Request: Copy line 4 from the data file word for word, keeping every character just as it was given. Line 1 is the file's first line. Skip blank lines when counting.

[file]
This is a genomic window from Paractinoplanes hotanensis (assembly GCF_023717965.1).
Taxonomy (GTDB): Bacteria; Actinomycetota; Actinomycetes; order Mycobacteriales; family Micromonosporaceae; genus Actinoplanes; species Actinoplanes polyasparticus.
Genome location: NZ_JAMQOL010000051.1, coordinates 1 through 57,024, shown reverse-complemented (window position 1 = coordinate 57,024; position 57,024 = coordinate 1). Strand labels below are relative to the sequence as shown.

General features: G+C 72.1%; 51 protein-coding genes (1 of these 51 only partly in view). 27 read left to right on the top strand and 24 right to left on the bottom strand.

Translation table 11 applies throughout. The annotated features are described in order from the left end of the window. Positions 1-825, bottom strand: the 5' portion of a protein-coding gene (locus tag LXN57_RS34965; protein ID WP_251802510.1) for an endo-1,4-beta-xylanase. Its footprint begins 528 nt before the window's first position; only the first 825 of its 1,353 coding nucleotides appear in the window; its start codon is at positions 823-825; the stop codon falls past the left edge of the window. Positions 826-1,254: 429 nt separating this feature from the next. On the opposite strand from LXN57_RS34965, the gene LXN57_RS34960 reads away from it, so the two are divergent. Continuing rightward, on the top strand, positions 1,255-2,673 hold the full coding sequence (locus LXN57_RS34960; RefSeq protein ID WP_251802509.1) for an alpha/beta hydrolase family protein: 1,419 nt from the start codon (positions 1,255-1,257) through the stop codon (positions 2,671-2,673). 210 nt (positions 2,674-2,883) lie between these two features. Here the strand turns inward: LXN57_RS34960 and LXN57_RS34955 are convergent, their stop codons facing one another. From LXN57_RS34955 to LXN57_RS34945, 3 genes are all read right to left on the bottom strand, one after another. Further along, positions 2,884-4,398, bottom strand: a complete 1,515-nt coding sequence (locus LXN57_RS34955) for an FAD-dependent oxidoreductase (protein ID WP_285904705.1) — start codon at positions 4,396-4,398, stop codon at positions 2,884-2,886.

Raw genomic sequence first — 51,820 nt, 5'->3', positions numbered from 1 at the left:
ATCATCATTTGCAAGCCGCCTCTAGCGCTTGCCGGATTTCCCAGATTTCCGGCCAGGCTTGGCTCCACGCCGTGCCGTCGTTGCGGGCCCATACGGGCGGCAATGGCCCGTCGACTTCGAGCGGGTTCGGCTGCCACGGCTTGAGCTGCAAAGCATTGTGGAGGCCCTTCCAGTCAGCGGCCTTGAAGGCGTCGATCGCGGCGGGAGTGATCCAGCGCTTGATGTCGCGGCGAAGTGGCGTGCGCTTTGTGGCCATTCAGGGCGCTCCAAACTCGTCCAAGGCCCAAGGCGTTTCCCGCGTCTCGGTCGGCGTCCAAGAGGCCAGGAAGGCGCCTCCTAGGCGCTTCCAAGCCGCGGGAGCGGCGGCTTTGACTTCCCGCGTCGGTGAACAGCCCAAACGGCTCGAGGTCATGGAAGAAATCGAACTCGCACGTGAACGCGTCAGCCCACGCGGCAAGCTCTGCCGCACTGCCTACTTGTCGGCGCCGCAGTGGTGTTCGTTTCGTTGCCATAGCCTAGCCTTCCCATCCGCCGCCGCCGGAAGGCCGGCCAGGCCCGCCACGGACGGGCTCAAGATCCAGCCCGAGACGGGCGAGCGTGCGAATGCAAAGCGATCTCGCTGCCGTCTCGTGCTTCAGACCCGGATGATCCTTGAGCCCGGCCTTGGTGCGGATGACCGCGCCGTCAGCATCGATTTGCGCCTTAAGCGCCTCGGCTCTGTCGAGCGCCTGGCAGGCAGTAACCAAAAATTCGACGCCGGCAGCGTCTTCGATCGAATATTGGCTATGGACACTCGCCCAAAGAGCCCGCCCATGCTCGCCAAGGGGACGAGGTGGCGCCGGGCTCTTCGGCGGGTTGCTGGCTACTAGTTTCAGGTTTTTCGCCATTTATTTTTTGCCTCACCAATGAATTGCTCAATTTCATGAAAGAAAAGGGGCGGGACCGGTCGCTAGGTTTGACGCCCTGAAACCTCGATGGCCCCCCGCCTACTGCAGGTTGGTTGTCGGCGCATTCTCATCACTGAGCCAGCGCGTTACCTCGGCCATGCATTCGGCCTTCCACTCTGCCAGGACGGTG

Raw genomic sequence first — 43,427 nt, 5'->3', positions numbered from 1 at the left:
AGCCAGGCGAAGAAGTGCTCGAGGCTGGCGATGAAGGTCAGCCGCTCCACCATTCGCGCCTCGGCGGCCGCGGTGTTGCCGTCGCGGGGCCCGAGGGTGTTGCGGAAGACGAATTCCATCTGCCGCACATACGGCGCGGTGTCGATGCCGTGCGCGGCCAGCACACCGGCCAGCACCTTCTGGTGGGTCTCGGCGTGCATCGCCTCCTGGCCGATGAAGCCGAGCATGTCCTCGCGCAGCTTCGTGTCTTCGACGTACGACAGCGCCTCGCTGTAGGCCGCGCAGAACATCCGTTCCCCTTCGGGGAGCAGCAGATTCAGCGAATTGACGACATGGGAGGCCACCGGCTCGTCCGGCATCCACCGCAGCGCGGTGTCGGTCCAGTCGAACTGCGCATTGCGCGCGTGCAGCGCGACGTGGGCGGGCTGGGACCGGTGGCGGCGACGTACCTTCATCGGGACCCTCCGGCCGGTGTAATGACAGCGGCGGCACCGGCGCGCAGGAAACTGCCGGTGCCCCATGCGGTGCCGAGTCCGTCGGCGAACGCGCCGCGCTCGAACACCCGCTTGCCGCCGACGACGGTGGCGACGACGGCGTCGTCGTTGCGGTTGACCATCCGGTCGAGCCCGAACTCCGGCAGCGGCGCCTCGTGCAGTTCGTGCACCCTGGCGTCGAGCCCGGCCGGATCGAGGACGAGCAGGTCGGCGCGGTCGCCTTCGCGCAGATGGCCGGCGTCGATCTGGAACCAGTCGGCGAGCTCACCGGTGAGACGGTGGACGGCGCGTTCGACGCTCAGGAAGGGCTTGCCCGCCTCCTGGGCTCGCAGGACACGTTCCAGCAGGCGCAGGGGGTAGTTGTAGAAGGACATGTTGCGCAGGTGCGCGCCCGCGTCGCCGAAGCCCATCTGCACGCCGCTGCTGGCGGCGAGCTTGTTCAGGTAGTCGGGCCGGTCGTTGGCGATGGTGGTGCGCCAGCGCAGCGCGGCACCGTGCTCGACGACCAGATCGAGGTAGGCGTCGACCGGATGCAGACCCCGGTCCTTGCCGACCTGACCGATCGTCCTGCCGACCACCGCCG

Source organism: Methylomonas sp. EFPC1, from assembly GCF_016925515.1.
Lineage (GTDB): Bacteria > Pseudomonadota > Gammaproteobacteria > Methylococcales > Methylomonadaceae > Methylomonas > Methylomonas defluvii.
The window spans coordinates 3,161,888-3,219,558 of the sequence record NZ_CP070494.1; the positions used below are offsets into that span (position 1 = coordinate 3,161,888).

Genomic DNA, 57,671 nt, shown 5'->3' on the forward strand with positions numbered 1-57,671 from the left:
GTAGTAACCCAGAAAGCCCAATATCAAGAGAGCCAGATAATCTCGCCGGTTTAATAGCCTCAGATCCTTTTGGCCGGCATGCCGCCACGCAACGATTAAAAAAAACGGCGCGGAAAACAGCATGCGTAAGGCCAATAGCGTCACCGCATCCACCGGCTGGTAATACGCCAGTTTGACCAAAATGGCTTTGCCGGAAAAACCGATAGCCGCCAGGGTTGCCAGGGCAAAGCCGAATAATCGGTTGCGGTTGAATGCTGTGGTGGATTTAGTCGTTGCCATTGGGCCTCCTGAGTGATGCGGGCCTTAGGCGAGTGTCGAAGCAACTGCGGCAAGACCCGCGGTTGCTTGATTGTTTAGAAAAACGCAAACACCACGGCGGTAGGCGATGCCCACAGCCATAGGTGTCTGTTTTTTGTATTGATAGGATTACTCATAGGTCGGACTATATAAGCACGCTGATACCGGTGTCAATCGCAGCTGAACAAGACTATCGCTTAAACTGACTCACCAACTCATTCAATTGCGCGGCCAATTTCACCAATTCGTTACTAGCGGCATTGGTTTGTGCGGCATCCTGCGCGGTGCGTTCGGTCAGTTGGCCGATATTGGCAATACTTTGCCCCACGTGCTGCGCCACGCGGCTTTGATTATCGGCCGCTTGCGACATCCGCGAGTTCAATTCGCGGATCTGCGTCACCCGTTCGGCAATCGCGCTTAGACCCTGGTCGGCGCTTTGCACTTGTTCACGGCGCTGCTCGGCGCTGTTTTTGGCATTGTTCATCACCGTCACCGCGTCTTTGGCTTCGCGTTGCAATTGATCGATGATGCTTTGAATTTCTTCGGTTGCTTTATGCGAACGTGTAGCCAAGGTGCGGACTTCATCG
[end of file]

General features: G+C 72.1%; 51 protein-coding genes (1 of these 51 only partly in view). 27 read left to right on the top strand and 24 right to left on the bottom strand.